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Discussion in 'Youth & HS Soccer' started by ppierce34, Apr 18, 2019.
Once again here...
But yes - come save associated football in the United States!
If you honestly want to come here and coach, it's probably a good idea to listen to people who have experience dealing with the system you claim to want to join.
That would require a willingness to learn. Nobody here thinks you're not a real coach, but you're not as special as you think you are. If you could set aside your transparent need to prove your superiority to a bunch of strangers on the internet, you might actually get some insight which would you succeed over here, both professionally and as a coach.
Here's an interview with another Brit who came over here, identified many of the same issues we've been trying to explain to you, and came up with a plan to address them from the perspective of training competitive, serious players:
US Soccer and problems – how Prep4Pro deals with them
Still smiling, folks.
You know who would lap up his BS and make him a nice living?
The very upper-middle-class helicopter parents he claims to despise. Clubs that cater to those parents LOVE splashing cash on big-mouthed foreign coaches who talk the development talk. And then recruit a bunch of 6'3" cement-booted athletes to play Route One football just well enough to compete at showcase tournaments.
Guys like him are a dime a dozen over here. They perpetuate the problem they claim to want to fix.
Thank you. That is a reasonable, well written article that unfortunately contained very little that I didn't already know.
I pride myself on always being willing to learn and develop a growth mindset. I think it's equally important to instil this trait in your players (and also sometimes in soccer parents) !!!!!!
Still with the insults. You can't help yourself, can you?
Seriously, man--you've been throwing around insults left and right but somehow when you get a bit of stick in return it's a problem.
You're an open book.
And yet you've been mocking me and others for saying the same things.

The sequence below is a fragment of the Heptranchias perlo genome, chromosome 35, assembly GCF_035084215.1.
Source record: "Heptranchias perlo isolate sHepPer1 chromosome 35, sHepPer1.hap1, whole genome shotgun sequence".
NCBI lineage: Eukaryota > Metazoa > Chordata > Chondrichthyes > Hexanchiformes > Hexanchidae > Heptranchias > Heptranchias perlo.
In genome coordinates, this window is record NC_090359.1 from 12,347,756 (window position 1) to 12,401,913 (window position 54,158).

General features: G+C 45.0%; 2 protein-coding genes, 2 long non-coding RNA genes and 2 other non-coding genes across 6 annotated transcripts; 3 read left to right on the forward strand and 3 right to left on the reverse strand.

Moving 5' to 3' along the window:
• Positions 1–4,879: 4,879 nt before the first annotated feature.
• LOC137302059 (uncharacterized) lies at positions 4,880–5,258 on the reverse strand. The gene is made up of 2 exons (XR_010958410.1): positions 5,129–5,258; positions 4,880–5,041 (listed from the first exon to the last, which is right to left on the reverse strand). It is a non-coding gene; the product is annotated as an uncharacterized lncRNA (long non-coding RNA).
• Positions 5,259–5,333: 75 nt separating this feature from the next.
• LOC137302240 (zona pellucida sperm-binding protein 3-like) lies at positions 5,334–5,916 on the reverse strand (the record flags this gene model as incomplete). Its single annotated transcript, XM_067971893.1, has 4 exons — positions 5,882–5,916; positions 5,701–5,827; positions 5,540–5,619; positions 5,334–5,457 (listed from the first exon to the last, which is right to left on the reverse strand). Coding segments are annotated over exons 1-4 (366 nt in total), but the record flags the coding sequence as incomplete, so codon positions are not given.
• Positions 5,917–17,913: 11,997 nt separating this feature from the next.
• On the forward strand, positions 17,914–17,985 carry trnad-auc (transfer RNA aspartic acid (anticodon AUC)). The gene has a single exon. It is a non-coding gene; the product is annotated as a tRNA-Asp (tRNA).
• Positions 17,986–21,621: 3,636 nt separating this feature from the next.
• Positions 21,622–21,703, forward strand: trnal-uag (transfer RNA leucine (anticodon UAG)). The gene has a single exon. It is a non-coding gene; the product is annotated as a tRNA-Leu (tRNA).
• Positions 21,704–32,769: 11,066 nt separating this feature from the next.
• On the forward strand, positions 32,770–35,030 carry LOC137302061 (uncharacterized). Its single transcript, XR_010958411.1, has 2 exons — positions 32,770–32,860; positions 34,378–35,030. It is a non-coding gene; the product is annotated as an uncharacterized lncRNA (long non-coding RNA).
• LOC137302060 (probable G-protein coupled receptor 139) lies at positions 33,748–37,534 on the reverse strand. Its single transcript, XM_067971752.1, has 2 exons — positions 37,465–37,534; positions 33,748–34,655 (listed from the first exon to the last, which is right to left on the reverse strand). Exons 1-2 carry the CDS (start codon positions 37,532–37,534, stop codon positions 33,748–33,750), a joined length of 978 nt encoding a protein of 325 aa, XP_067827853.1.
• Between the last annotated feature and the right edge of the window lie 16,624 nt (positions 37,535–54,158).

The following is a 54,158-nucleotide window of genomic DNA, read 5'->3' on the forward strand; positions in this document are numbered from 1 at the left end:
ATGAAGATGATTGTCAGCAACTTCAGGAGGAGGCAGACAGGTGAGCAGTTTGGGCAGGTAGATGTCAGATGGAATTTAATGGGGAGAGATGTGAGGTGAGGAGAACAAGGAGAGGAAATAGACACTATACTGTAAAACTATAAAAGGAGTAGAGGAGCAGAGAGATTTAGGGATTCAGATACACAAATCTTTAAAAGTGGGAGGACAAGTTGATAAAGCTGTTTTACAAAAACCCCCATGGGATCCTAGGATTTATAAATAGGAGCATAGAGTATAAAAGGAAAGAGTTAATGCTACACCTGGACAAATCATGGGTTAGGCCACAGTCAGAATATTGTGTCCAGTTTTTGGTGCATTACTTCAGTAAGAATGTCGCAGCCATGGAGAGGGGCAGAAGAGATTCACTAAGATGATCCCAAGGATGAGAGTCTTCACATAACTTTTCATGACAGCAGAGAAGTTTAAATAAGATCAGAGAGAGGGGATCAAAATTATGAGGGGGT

And you wonder why you're not getting the respect you so obviously crave.
Oh hell yeah - lots of money to made there!
He has an accent to go along with the sell - he's gotta be better then anything State side!
The problem is that in order to coach in the US, you need licensing - D/C/B/A...
What my kids coach found (he's from Spain) is that the people running these classes are very vocal about dumping the style or approach to coaching that was obtained - in this case, in Spain and adhearing to what the USSF demands in terms of coaching style through these courses.
So even at the license/course level, we are learning a one size fits all approach towards how to not qualify for the World Cup.
So very American.
Yeah. My son had a foreign coach who had been COMPLETELY indoctrinated into the American system. He's the one who instructed the team that they should run around no matter what--even if it made no tactical sense--because that's what college coaches are looking for.
I'm sure he knew better--he made it clear he knew better--but he also knew how to keep his job.
My son, as mentioned already, was more than happy to leave that club and figure out his own path.
I'd say the focus on college is the barrier. Would you agree?
I would say USSF needs to align - or assist in aligning the pyramid and rid us of wasteful leagues - all the while paving a path to college. So yes.
I want too also see a shift away from the American way we are training and heavily push the open play (free) concept as an addition to rec and travel play.
Costs have to come down as well.
I have seen many/most clubs hiring coaches with UEFA licenses and not demanding USSF licenses. If the coach you mention has a UEFA license from Spain some of the material will be the same anyway. It would be interesting to hear from someone who has both, but I know I read that when USSF updated its coaching material in 2015/2016 they "borrowed" material from UEFA but also "Americanized" material.
Also is he saying that UEFA license does not cover style of play but USSF Licensing does? I find that doubtful.
I think the issue was that he was constantly being told to forget about his training abroad because that won't fly over here.
Girls practiced Wednesday and you could not see their shoes in the grass. It was at least 6 inches tall. Couldnt pass, couldnt dribble but i suppose i'm just being a whiny american spoiled parent.
One season my son's club team couldn't get regular time at any of the over-booked fields so one of their two weekly practices was at an elementary school. Not a field--the school didn't have one. Just the grassy area next to the school. It was...not ideal.
And yeah--I don't at all mind kids playing pickup wherever they can. But that season I was very much thinking "what the hell am I paying for?"